Canon Sinuum (Bürgi)

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The Canon Sinuum was a historic table of sines thought to have given the sines to 8 sexagesimal places between 0 and 90 degrees in steps of 2 arc seconds. Some authors believe that the table was only between 0 and 45 degrees. It was created by Jost Bürgi at the end of the 16th century. Such tables were essential for navigation at sea. Johannes Kepler called the Canon Sinuum the most precise known table of sines.

This table is thought to be lost.

The Canon Sinuum was computed by Bürgi's algorithms explained in his work Fundamentum Astronomiae presented to Emperor Rudolf II. in 1592.[1][2] These algorithms made use of differences and were one of the early uses of difference calculus.[3] The largest trigonometrical table actually contained in the Fundamentum Astronomiae is a table giving the sines for every minute of the quadrant and to 5 to 7 sexagesimal places.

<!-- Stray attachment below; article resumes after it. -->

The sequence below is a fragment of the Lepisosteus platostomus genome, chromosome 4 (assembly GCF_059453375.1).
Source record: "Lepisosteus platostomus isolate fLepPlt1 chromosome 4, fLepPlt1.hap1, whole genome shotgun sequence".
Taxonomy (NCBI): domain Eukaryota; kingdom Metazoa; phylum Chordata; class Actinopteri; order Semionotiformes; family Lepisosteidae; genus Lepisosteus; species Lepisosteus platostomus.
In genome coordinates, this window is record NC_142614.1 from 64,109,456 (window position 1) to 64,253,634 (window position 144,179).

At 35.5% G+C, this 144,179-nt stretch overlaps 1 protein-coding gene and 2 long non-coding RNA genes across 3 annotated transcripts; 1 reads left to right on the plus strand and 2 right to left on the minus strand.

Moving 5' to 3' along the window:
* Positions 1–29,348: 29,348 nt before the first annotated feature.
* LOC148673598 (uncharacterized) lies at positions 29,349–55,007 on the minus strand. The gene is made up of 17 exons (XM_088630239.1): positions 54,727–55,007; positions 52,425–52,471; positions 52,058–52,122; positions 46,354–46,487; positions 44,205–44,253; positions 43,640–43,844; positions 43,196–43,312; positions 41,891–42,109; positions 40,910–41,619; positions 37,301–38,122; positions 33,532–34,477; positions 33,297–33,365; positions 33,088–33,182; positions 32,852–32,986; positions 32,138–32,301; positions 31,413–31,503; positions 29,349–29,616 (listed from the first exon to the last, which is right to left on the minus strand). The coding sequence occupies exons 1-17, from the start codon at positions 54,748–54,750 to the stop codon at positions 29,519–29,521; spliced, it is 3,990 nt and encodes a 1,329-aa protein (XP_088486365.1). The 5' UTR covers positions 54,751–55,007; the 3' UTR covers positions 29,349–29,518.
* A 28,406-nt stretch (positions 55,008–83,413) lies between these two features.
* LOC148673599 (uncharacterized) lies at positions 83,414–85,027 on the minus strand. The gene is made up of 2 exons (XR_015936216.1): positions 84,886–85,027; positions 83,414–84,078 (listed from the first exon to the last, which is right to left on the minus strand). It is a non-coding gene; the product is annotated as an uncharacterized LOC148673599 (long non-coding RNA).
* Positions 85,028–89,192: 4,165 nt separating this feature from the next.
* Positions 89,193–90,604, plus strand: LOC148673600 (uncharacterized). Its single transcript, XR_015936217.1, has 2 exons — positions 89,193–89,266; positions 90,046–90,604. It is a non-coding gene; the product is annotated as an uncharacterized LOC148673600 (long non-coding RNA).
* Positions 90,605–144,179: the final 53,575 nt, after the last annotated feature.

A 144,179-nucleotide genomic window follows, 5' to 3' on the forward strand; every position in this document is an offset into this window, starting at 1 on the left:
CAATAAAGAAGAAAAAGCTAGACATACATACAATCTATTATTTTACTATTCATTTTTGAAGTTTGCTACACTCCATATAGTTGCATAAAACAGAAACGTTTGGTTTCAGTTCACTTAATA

The manuscript of Fundamentum Astronomiae is now in the collection of the Biblioteka Uniwersytecka in Wrocław, Poland.

See also[edit]


  1. ^ Staudacher, S., 2014. Jost Bürgi, Kepler und der Kaiser. Verlag NZZ, Zürich.
  2. ^ Dieter Launert, Nova Kepleriana Bürgis Kunstweg im Fundamentum Astronomiae - Entschlüsselung seines Rätsels, 2015.
  3. ^ Menso Folkerts, Dieter Launert, Andreas Thom (Oct 2015). "Jost Bürgi's Method for Calculating Sines."